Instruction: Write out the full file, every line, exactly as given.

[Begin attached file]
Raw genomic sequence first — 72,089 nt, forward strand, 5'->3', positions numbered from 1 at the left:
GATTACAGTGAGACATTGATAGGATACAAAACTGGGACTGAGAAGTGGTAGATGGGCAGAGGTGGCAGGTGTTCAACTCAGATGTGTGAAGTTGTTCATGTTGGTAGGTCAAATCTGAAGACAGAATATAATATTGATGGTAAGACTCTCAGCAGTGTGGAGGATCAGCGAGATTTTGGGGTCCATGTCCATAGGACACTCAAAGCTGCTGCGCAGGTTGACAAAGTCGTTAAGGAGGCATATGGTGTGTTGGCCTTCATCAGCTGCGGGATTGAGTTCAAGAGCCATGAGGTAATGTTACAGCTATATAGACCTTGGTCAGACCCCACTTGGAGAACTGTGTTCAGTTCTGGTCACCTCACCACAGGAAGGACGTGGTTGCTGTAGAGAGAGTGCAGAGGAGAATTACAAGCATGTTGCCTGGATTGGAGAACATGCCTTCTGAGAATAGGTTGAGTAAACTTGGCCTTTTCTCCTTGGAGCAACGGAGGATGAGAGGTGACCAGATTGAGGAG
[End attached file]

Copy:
Raw genomic sequence first — 72,089 nt, forward strand, 5'->3', positions numbered from 1 at the left:
GATTACAGTGAGACATTGATAGGATACAAAACTGGGACTGAGAAGTGGTAGATGGGCAGAGGTGGCAGGTGTTCAACTCAGATGTGTGAAGTTGTTCATGTTGGTAGGTCAAATCTGAAGACAGAATATAATATTGATGGTAAGACTCTCAGCAGTGTGGAGGATCAGCGAGATTTTGGGGTCCATGTCCATAGGACACTCAAAGCTGCTGCGCAGGTTGACAAAGTCGTTAAGGAGGCATATGGTGTGTTGGCCTTCATCAGCTGCGGGATTGAGTTCAAGAGCCATGAGGTAATGTTACAGCTATATAGACCTTGGTCAGACCCCACTTGGAGAACTGTGTTCAGTTCTGGTCACCTCACCACAGGAAGGACGTGGTTGCTGTAGAGAGAGTGCAGAGGAGAATTACAAGCATGTTGCCTGGATTGGAGAACATGCCTTCTGAGAATAGGTTGAGTAAACTTGGCCTTTTCTCCTTGGAGCAACGGAGGATGAGAGGTGACCAGATTGAGGAG